Vulnerability, risks and coping: a case study of female street waste pickers in Mashaeng, Free State, South Africa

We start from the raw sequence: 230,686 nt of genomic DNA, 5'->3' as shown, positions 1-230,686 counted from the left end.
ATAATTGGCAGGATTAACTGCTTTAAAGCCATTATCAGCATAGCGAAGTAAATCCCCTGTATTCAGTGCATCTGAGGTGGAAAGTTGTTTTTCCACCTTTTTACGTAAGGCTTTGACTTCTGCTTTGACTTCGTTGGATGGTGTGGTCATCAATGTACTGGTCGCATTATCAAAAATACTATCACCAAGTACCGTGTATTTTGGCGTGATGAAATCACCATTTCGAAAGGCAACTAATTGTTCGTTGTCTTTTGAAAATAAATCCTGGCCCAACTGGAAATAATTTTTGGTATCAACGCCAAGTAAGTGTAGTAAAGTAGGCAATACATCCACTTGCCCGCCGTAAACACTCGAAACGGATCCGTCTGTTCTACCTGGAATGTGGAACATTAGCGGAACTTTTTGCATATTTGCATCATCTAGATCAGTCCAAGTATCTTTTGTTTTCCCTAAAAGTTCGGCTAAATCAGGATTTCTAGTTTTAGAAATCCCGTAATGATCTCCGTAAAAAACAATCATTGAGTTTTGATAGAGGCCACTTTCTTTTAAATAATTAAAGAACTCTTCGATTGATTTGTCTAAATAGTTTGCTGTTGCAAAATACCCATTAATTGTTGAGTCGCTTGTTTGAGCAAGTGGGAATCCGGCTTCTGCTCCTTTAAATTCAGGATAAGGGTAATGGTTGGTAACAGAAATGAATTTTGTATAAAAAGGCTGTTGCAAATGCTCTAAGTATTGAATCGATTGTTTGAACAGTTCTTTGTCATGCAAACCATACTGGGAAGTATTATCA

As a result of high levels of unemployment in South Africa, many unskilled people are forced to resort to a variety of income-generating activities in the informal economy, such as picking waste left on streets, which makes them vulnerable and involves risks. Collecting and selling recyclables has become an income-generating activity, as it presents employment for many of the unemployed around the world. However, in the midst of trying to survive on the fringes of the informal economy, street waste pickers are faced with unfavorable working conditions, characterised by marginalisation and indecency. The study described in this article adopted a qualitative research approach and investigated 20 female street waste pickers. It explored the challenges encountered by street waste pickers in Mashaeng, in the Free State province of South Africa and how they coped with them. Resilience theory provided the theoretical basis for the study. The study acquired information through semi-structured individual interviews. The data that the interviews generated were analysed by means of thematic analysis. The study findings revealed that street waste pickers are subjected to risks in the context of their work. Moreover, they lack the skills and education that would enable them to secure better employment. The authors recommend that transformative social policy be formulated in the interests of waste pickers. Furthermore, community-based approaches that ensure street waste pickers' social inclusion should be prioritised.